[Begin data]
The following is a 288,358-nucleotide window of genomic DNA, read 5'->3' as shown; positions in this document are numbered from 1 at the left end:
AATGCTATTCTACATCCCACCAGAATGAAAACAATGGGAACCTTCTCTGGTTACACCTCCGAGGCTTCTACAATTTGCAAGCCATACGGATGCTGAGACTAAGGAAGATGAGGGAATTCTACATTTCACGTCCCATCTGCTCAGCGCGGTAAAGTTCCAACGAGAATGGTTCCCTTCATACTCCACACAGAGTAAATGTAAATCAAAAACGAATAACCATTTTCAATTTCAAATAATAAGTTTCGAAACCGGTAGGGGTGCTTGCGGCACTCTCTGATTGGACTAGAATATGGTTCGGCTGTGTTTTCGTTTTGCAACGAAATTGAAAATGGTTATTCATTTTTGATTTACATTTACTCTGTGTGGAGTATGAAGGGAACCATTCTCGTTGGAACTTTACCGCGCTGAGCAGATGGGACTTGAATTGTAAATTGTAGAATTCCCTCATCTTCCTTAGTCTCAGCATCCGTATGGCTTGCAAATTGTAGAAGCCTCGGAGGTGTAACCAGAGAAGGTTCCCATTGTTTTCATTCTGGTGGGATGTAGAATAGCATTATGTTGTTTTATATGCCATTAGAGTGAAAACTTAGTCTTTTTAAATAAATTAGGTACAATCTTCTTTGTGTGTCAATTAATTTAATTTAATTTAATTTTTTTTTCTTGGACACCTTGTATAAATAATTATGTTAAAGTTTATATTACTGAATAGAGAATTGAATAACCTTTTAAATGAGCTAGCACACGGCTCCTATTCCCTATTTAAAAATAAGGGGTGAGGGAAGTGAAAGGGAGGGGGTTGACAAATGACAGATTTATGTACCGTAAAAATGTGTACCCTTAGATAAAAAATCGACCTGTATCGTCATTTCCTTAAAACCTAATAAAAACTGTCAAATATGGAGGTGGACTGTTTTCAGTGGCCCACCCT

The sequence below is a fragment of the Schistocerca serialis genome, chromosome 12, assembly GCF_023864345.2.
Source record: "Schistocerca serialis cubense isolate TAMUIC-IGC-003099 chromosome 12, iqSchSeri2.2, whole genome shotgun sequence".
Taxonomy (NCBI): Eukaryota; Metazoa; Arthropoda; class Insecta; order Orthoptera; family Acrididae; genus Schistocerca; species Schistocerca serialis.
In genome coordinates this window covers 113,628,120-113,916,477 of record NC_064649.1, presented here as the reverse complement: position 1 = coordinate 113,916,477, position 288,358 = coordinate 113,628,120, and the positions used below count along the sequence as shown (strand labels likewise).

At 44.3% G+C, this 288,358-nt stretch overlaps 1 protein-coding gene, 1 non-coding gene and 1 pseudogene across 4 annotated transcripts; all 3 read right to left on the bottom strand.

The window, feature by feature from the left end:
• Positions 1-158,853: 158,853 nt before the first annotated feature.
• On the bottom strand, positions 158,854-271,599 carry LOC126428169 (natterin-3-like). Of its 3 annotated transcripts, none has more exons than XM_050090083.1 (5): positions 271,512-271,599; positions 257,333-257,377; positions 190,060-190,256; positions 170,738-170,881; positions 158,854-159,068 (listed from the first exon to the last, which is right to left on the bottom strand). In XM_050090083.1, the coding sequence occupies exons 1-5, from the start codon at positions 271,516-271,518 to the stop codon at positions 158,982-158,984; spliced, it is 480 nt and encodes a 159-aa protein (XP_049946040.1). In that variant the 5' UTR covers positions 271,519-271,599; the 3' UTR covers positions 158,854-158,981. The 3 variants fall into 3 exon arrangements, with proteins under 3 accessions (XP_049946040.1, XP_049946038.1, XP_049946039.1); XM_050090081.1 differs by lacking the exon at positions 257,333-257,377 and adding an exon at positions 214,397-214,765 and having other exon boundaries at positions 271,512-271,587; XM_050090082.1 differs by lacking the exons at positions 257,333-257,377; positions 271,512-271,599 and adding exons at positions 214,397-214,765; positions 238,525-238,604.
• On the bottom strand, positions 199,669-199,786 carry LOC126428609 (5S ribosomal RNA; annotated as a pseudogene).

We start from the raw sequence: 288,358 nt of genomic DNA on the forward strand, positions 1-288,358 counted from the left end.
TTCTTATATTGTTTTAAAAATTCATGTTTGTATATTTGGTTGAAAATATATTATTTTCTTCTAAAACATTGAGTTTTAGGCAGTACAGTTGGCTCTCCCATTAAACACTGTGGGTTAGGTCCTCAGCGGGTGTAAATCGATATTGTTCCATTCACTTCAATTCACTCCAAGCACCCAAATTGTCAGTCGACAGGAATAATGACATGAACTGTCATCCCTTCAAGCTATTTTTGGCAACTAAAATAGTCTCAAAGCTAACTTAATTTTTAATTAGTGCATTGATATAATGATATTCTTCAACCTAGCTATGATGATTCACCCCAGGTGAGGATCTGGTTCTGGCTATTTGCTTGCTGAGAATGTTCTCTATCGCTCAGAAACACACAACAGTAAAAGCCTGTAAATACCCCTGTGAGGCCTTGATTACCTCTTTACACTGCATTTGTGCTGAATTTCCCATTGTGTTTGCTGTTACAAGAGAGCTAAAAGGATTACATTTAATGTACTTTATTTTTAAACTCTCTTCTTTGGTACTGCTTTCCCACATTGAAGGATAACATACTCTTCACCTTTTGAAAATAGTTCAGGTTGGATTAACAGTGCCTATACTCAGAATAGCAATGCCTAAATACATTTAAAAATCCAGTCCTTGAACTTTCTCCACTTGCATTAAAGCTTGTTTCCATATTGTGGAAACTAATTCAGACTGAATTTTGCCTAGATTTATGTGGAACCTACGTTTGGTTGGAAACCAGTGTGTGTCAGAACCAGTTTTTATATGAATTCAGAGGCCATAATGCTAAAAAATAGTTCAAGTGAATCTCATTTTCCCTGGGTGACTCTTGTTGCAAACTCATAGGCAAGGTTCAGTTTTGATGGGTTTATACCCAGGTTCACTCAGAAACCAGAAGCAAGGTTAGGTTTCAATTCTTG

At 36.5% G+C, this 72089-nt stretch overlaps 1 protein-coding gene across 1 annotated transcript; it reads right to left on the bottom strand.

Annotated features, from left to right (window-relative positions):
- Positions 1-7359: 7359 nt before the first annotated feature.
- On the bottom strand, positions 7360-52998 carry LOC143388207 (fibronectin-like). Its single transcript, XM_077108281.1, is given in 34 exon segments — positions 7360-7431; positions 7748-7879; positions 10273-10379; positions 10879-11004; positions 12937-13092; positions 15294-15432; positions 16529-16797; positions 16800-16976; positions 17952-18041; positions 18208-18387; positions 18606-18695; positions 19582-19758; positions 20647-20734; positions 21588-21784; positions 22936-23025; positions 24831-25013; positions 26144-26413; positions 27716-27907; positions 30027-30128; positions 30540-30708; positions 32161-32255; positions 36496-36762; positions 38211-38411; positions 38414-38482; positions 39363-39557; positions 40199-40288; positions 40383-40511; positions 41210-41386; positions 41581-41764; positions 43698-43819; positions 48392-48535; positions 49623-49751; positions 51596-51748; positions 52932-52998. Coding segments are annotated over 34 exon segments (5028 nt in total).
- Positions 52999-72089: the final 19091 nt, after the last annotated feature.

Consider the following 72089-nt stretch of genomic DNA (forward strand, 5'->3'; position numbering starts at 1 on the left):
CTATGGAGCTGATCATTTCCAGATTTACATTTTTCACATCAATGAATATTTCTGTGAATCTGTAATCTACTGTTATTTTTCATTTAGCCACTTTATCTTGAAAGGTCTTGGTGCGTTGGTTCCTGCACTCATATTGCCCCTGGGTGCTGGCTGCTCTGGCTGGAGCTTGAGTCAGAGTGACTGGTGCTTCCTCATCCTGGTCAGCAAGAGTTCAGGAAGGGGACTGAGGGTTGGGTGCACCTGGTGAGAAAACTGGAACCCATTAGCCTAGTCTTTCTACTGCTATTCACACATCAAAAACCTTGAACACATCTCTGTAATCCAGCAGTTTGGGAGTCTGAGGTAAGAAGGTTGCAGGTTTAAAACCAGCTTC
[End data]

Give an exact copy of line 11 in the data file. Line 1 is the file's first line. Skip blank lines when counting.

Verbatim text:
• On the bottom strand, positions 199,669-199,786 carry LOC126428609 (5S ribosomal RNA; annotated as a pseudogene).